Angria is eventually formally added as a Kingdom (after parliamentary battles) to the Glass Town Federation, which became known as The Verdopolitan Union.

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Percy (or Rogue / Ellrington as he was formerly known) is rewarded for his role in defeating the Ashantee threat. He gets to be known as (the Duke of) Northangerland and is appointed the Angrian Prime Minister under Zamorna as King.

As in Russian novels and literature (War and Peace, Chekhov plays) what gets confusing in the Bronte sagas is the complex relationship between characters and the many names and honorary titles that they acquire over time and to different people.

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1835-37 – The Second Angrian War

December 1835 Angria is expelled from the Verdopolitan Union by Ardrah and his Reform Party.

1835 – Northangerland as a Prime Minister is denounced as a traitor and forced to resign his seals of office by Zamorna.

1836. Verdopolitan Union plunged into Civil War! Angria is expelled from the Verdopolitan Union!  Zamorna outlawed to his remote Hawkscliffe estate in the Sydenham foothills Northern in Angria! Or outlawed to the Ascension Isles …

By March 1836 – half of Angria is “in possession of our foes”.

Adrianpolis in Angria is invaded by Ashantee Forces under Quashia Qamina, briefly an ally of the Verdopolitan Government ruled by Zamorna’s ally Ardrah and His Reform Ministry.

Arthur, the Marquis of Ardrah and Prince of Parrysland, was a Commander or Admiral in the Verdopolitan Navy. Leader of the Reformist Party in Verdopolis, Ardrah  was opposed to Zamorna and the creation of the Kingdom of Angria.

The Marquis of Harlaw, Edward Tut Ross, son of John King of Rossland,  is one of Ardrah’s allies against Zamorna in the civil wars. Another of Percy ‘Rogue’ Northangeralnd’s Colonels in the Rebel Army  is Arthur O’Connor, former cattle dealer.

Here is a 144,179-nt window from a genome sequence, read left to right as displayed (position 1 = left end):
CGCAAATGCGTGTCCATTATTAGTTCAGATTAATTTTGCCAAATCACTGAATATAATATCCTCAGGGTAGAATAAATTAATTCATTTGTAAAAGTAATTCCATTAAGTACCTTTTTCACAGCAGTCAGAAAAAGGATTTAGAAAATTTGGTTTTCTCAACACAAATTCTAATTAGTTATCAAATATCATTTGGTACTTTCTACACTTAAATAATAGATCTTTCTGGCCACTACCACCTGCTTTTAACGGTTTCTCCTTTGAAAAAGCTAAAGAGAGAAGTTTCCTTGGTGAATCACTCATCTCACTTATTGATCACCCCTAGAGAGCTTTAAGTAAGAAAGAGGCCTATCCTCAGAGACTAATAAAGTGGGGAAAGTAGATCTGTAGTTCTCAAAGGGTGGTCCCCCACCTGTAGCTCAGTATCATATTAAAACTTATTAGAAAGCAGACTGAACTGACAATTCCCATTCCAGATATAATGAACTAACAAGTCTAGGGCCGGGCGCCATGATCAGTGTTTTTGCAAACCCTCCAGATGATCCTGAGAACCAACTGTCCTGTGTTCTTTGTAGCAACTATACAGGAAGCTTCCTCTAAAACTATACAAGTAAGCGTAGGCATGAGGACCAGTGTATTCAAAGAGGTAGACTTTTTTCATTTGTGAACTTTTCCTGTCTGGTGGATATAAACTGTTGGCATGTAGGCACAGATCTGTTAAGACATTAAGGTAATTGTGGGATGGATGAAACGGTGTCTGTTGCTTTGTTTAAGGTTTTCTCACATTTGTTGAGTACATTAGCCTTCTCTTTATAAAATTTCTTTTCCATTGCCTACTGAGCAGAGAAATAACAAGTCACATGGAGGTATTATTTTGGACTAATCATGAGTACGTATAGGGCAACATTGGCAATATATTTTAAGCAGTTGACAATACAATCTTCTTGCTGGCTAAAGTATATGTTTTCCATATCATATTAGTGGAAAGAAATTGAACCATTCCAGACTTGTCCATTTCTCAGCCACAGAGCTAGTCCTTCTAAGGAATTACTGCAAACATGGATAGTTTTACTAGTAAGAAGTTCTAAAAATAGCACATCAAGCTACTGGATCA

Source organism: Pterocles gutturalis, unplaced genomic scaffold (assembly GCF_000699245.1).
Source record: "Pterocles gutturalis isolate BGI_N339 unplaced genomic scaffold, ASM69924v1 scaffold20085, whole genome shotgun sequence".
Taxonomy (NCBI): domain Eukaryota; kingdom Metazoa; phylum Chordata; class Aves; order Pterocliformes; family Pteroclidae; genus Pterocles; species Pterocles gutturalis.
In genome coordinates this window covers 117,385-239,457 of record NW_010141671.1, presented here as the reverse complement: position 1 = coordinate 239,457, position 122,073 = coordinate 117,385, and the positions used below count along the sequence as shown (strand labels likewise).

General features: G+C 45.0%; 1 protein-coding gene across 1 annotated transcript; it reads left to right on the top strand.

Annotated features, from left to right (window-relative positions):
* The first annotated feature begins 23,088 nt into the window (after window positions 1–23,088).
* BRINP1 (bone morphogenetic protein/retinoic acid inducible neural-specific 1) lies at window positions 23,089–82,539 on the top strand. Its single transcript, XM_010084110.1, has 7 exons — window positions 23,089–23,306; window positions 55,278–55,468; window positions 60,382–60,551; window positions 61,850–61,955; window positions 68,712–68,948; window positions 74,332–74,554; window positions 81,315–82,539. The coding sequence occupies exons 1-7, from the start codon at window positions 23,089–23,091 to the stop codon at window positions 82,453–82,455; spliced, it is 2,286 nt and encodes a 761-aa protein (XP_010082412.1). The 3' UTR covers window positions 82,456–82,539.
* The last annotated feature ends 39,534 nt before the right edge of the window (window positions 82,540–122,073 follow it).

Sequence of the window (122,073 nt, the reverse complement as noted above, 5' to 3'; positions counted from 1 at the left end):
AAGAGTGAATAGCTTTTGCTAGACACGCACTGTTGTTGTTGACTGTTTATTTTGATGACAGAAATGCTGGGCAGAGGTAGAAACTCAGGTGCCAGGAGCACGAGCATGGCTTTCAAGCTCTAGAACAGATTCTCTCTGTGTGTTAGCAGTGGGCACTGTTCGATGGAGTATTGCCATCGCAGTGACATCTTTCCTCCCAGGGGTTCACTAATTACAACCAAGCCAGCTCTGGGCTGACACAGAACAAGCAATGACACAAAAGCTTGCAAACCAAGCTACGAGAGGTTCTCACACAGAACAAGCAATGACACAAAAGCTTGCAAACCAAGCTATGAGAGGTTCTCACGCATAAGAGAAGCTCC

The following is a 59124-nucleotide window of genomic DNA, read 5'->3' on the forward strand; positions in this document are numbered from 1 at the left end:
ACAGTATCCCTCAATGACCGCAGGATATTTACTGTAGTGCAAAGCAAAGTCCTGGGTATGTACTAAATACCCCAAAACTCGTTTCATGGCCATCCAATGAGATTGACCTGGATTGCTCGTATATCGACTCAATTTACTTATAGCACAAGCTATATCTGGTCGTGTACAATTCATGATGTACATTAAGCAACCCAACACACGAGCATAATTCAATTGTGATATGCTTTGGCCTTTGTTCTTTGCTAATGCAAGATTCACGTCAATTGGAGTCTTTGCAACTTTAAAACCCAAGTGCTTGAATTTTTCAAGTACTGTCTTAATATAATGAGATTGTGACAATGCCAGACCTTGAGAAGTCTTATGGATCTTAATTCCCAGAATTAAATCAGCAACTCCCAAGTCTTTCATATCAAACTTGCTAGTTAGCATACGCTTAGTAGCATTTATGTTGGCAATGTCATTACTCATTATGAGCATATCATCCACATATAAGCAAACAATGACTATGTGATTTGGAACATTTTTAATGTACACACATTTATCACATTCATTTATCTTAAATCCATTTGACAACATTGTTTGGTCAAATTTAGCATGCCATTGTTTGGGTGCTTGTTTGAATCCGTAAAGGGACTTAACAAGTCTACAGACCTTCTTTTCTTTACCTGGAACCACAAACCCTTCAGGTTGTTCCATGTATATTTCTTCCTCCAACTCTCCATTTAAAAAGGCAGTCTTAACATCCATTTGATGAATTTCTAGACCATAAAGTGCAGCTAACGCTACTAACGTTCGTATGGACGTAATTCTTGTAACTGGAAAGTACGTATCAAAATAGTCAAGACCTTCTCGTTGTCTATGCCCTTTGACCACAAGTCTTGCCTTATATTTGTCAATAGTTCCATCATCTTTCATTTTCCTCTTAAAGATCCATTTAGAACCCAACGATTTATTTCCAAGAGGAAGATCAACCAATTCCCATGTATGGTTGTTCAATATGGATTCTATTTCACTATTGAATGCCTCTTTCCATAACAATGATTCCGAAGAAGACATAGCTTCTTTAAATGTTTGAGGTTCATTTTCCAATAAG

Civil war between Angria and the Verdopolitan Union is happening at the same time as the Ashantee threat.

June 1836 – Zamorna is defeated at the Battle of Edwardston in Angria on the 26 June 1836, leaving his country to be marauded by the victorious Ashantees, Arabs and the Provisional Government of  Northangerland.

At Edwardston, Zamorna’s forces are defeated, losing 18,000 men (Captured? Killed? Wounded?) against the assembled forces of MacTerrorGlen, Massena, Quashia’s Ashantees and Lord Jordon / Sheik Medina’s Arabs.

Native Angrian hero, Squire of Ardsley in Angria, George Turner Grey (as described in the novelette The Return of Zamorna) called his tenantry around him after the Battle of Edwardston for a memorable last stand, to the motto “Ardsley to the Van!”

The Angrian army … ruined, the Angrian nation enslaved and the Angrian King disgraced.” (Five Novelettes)

From June 1836 to September  / autumn 1836,  Northangerland was in control of the new French style Provisional Government of the Grand Republican Union (formerly the Verdopolitan Union). He has direct control over Angria where his allies (Ashantees,French and Bedouin forces) wreak a reign of terror. The Arab troops are led by Lord Jordon, in Byronic ‘Turkish’ dress and known as Sheik Medina.